Infinera: A Critical Part of the Internet’s “Circulatory System”
Typical web users don’t think much about how the Internet works to send email and instantly connect to videos, news and shopping sites-any more than they think about how their hearts, lungs, liver and kidneys keep their bodies running smoothly. But the inner workings of the World Wide Web are critical to both its speed and its connectivity. If the Internet were a living creature, its circulatory system would be the vast network of fiber optics systems that carries data to points around the world.
One of the leading manufacturers of these optical networking systems is Infinera, headquartered in Sunnyvale, CA, with offices around the world, including Allentown, PA. “All Internet traffic rides over fiber optics systems,” says Jeff Ferry, senior director of communications at Infinera. “Our customers include Level 3 Communications, XO Communications and Cox Communications-companies that carry a significant portion of the world’s Internet traffic. These big players have all chosen Infinera as their system of choice.”
A Crucial Communications Node
One of Infinera’s initial investors was Ben Franklin Technology Partners (BFTP). BFTP invested $150,000 for three years, for a total of $450,000, which went toward crucial development efforts. “But they provided much more than just money,” says Mike Reffle, vice president of modules at Infinera in Allentown, PA. “Our BFTP contact, Al Philpotts, was like a communications node. He plugged us into all kinds of expertise across the Lehigh Valley and Pennsylvania.”
For example, with the help of BFTP, Infinera utilized the Center for Optical Technologies at Lehigh University for a number of studies, including an extensive investigation of their next-generation technology. “There were times in early development when we would have a failure of an initial part,” Reffle recalls. “The folks at BFTP would drop everything and get some brains together to assist us in determining root causes and corrective actions.”
A Different Kind of Internet Technology
2007 was a great year for Infinera, and Ferry says the company is excited about its present position in the optical networking market. “It’s a $15 billion industry, and we’re the most highly differentiated new entrant into this market in many years,” he says. “We are number one in shipping long-haul optical networking systems in the North American market, and number four globally.”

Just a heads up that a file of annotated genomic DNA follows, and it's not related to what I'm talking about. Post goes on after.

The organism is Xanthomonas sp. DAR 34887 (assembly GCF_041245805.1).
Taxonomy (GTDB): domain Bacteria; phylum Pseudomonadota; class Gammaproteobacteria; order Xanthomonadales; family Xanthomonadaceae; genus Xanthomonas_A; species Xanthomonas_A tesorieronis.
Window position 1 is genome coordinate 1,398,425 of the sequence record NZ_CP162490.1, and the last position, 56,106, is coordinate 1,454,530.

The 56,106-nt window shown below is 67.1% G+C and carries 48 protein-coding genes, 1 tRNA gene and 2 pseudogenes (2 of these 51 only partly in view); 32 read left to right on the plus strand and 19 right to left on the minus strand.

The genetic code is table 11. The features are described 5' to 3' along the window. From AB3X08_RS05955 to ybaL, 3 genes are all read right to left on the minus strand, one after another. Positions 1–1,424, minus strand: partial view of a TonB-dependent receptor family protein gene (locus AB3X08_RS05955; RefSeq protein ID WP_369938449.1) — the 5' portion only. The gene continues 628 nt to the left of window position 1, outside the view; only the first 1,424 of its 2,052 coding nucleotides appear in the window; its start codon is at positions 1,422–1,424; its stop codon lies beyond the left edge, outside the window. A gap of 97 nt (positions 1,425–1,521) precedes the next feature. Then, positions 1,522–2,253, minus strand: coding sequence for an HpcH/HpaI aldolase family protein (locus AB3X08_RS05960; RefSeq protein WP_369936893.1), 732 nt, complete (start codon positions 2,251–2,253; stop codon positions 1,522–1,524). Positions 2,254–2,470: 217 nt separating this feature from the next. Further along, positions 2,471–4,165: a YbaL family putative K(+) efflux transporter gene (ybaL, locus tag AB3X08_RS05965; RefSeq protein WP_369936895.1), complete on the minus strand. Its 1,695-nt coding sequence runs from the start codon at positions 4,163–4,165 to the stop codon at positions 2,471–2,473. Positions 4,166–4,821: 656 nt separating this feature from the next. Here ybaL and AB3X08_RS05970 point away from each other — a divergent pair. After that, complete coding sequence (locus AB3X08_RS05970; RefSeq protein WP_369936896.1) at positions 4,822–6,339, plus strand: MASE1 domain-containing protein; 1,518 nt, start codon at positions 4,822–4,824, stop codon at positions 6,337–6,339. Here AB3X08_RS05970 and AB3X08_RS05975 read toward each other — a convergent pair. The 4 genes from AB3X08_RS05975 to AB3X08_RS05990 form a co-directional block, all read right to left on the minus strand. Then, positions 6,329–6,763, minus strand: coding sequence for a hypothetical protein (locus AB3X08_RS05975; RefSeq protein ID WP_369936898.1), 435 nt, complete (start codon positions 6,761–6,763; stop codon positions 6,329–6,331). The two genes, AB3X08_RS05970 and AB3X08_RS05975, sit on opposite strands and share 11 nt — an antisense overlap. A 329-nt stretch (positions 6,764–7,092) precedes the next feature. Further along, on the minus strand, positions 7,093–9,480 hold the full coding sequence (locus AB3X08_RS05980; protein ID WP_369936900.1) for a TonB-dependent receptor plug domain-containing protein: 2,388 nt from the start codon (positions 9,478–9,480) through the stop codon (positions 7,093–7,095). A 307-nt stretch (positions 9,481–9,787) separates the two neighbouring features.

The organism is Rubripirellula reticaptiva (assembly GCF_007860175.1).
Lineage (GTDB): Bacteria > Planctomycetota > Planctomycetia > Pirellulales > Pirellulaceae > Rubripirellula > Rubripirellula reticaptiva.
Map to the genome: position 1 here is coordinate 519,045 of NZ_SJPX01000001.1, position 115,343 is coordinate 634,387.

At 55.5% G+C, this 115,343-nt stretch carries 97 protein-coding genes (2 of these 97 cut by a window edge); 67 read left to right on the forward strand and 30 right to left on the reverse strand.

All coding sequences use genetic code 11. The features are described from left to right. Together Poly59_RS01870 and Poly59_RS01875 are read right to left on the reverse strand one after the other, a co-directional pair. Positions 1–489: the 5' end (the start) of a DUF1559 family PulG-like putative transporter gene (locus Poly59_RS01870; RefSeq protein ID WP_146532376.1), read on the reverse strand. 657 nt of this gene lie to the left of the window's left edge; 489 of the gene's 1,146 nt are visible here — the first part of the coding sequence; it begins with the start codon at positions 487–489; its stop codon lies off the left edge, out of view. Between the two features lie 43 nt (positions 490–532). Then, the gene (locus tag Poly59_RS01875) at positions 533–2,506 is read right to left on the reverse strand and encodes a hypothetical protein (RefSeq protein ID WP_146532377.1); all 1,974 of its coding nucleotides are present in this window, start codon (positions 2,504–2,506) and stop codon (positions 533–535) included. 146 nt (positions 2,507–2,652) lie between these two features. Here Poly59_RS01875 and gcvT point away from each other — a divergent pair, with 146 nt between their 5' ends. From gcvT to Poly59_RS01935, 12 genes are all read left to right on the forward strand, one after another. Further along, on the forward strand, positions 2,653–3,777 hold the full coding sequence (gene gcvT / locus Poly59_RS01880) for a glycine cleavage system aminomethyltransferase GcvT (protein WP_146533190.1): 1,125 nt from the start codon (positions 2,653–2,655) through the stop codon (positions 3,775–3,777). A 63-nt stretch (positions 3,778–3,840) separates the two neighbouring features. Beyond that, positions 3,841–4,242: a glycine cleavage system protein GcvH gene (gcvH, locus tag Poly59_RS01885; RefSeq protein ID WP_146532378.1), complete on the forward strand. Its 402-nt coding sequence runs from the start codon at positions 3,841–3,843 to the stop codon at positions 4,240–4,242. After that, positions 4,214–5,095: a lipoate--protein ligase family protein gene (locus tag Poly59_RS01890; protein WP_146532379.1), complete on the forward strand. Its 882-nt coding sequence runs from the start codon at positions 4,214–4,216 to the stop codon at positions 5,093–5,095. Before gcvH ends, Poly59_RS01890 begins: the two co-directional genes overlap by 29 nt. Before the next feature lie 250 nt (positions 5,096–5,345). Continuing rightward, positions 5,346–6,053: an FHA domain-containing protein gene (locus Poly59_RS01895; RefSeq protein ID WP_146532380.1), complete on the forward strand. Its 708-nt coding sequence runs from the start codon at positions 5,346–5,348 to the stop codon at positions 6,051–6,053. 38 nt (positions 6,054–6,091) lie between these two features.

Infinera’s success is remarkable because they have grown so quickly-from zero revenue in 2000 to $309 million in sales in 2007. In addition, Infinera raised $320 million dollars in venture capital between 2001 and 2006 to build their technology.
“When this company was founded in 2001, the telecom industry was contracting and declining rapidly,” says Ferry. “Many people were surprised that we were able to raise the money; we are very grateful to our backers for supporting us through that downturn.” The company started with three founders in 2001 and is now 800 employees strong.
According to Ferry, Infinera’s novel thinking is at the root of its success. “Our technology is different from everybody else’s. We came into this market with a radically new solution based on PICs [photonic integrated circuits] that combine 60 optical devices on a pair of chips,” Ferry says. “Nobody had ever succeeded in integrating dozens of optical devices on a single chip and producing those chips commercially.” For Infinera’s customers, this means more Internet capabilities in a smaller space for a cheaper price.
Infinite Internet Possibilities
Like the Internet itself, the possibilities at Infinera seem infinite at this point. “We announced in February that our next generation of PICs will go from 100 gigabits on a pair of chips to 400 gigabits-a fourfold increase,” Ferry says. “In fact, we expect to double the capacity of our chips every three years.”
Ferry adds that these constant advancements are critical if the Internet is to continue to scale with the kind of growth we have seen in recent years, especially on the video front. “We have seen the rise of user-generated video,” he says, “and television channels are beginning to use the Internet more aggressively to broadcast. Photonic integration is the only technology that can enable the fiber optic network to scale to accommodate Internet growth, and Infinera is the recognized leader in photonic integration.”
Keynotes June, 2008
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